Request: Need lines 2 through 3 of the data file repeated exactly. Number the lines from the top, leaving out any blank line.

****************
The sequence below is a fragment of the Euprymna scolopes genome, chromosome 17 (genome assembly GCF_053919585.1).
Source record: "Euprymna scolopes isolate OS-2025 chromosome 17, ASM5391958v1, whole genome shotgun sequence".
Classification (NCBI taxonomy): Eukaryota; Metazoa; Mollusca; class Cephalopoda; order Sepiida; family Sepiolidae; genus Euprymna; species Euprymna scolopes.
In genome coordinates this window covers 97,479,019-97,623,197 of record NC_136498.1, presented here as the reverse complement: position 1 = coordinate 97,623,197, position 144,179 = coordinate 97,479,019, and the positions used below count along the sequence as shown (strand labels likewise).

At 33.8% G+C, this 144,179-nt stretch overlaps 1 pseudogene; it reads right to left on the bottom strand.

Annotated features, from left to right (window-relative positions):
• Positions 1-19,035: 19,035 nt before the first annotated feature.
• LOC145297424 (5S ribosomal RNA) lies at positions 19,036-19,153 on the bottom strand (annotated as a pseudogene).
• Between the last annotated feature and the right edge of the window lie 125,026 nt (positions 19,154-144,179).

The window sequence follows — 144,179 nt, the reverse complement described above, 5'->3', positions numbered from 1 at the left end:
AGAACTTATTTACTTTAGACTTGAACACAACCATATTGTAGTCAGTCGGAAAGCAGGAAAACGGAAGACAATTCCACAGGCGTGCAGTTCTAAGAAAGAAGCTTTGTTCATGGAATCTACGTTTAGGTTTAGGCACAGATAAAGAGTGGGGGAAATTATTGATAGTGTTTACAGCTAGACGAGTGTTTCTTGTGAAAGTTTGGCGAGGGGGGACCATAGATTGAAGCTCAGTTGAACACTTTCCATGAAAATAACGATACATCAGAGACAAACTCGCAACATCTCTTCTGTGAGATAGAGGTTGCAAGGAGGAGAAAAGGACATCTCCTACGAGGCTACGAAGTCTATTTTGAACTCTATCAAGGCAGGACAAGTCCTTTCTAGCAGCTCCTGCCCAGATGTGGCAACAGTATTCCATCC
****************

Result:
Source record: "Euprymna scolopes isolate OS-2025 chromosome 17, ASM5391958v1, whole genome shotgun sequence".
Classification (NCBI taxonomy): Eukaryota; Metazoa; Mollusca; class Cephalopoda; order Sepiida; family Sepiolidae; genus Euprymna; species Euprymna scolopes.